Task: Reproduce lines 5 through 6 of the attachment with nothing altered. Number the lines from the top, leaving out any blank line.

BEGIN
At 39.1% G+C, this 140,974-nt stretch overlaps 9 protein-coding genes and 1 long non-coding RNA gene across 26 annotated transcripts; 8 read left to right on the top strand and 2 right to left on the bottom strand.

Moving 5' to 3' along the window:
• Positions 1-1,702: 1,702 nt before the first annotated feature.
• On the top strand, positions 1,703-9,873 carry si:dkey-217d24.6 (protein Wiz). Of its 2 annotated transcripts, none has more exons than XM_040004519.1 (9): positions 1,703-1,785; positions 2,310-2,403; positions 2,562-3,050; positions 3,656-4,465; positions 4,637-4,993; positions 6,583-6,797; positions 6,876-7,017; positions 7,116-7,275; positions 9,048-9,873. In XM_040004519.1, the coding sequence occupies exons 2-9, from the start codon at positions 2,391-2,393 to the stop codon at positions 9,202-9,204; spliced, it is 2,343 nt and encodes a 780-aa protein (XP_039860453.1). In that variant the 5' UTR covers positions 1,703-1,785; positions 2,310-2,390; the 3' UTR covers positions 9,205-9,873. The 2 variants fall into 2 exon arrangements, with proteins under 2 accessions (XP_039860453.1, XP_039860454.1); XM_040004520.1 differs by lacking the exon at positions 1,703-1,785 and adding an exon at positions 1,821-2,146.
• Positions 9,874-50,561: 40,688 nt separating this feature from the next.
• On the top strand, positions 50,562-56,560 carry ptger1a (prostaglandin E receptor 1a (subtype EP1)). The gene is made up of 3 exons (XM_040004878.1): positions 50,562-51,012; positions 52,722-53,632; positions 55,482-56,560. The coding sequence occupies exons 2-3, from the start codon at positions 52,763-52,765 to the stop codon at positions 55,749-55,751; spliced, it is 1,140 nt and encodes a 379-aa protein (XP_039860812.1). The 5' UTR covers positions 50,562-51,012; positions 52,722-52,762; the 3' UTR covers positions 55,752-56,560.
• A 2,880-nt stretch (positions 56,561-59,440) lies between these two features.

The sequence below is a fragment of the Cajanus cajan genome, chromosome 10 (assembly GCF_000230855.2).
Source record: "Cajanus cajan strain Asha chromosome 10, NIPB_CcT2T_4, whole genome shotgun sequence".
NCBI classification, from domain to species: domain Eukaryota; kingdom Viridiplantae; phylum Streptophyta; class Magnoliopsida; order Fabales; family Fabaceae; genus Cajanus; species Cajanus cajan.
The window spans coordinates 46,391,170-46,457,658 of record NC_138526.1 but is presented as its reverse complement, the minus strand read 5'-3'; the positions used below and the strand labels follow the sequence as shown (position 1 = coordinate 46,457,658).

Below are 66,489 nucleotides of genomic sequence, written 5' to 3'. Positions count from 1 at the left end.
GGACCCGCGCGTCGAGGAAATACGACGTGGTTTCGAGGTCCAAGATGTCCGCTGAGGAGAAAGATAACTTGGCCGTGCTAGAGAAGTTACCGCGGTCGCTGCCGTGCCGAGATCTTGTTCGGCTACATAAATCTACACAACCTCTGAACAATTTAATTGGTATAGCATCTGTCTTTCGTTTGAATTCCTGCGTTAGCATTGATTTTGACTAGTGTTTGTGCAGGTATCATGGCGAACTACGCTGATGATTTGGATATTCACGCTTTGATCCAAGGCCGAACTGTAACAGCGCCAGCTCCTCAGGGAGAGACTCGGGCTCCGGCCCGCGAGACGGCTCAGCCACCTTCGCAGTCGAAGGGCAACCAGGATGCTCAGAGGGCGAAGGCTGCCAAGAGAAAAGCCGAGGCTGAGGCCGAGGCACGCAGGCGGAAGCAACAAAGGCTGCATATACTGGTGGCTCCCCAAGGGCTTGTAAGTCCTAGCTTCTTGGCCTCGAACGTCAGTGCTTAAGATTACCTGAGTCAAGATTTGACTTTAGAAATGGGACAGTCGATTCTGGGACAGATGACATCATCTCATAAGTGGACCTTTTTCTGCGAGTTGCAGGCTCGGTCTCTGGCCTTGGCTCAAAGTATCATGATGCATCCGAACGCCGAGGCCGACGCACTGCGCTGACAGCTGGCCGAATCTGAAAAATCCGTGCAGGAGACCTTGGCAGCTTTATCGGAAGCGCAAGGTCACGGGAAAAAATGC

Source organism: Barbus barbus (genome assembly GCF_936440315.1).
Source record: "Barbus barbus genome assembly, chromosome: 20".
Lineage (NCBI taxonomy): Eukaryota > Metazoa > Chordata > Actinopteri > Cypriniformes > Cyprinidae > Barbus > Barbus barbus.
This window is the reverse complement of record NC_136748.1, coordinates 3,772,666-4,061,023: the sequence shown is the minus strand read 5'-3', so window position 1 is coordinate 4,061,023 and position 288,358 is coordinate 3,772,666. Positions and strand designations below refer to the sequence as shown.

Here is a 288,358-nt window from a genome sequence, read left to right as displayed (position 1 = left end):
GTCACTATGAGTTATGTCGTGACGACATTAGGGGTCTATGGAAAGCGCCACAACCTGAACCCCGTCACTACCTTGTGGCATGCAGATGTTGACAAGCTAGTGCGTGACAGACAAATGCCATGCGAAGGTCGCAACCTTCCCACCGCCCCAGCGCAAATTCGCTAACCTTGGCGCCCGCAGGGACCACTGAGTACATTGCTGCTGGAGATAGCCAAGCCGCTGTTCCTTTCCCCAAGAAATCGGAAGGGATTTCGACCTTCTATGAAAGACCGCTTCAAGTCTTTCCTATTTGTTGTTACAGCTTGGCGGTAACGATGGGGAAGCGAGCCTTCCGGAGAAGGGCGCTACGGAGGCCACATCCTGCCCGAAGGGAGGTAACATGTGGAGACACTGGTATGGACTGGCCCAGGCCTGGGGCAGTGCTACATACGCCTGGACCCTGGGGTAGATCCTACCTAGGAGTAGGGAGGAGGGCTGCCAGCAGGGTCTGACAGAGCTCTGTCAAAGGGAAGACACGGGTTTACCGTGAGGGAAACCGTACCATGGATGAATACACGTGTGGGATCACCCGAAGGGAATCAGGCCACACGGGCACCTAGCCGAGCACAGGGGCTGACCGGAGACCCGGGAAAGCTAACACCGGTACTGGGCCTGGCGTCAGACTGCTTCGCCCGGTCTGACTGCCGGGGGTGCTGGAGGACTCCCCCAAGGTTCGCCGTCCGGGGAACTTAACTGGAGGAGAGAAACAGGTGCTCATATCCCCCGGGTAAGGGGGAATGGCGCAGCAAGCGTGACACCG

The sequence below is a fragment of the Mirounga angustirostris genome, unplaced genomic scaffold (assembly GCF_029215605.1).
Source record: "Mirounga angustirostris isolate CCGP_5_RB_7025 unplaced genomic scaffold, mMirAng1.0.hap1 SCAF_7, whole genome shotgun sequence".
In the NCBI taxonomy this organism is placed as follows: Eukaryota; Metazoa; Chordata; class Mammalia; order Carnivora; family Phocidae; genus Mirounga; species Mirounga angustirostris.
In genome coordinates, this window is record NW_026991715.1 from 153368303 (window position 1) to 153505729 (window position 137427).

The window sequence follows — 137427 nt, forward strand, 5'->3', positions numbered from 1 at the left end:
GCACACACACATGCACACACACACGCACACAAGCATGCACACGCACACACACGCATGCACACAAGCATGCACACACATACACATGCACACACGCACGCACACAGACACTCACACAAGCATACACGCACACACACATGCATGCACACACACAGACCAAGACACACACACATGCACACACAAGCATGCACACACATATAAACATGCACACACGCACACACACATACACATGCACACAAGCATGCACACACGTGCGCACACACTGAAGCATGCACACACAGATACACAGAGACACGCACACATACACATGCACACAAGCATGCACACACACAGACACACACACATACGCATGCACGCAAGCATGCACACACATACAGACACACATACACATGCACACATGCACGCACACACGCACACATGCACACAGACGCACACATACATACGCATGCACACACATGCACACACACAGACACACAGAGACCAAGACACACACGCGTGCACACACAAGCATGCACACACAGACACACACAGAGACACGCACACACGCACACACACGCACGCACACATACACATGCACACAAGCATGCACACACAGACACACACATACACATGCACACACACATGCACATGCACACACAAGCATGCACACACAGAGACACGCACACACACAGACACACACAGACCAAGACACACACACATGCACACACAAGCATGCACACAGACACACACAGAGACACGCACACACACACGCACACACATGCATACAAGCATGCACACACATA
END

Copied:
• Positions 9,874-50,561: 40,688 nt separating this feature from the next.
• On the top strand, positions 50,562-56,560 carry ptger1a (prostaglandin E receptor 1a (subtype EP1)). The gene is made up of 3 exons (XM_040004878.1): positions 50,562-51,012; positions 52,722-53,632; positions 55,482-56,560. The coding sequence occupies exons 2-3, from the start codon at positions 52,763-52,765 to the stop codon at positions 55,749-55,751; spliced, it is 1,140 nt and encodes a 379-aa protein (XP_039860812.1). The 5' UTR covers positions 50,562-51,012; positions 52,722-52,762; the 3' UTR covers positions 55,752-56,560.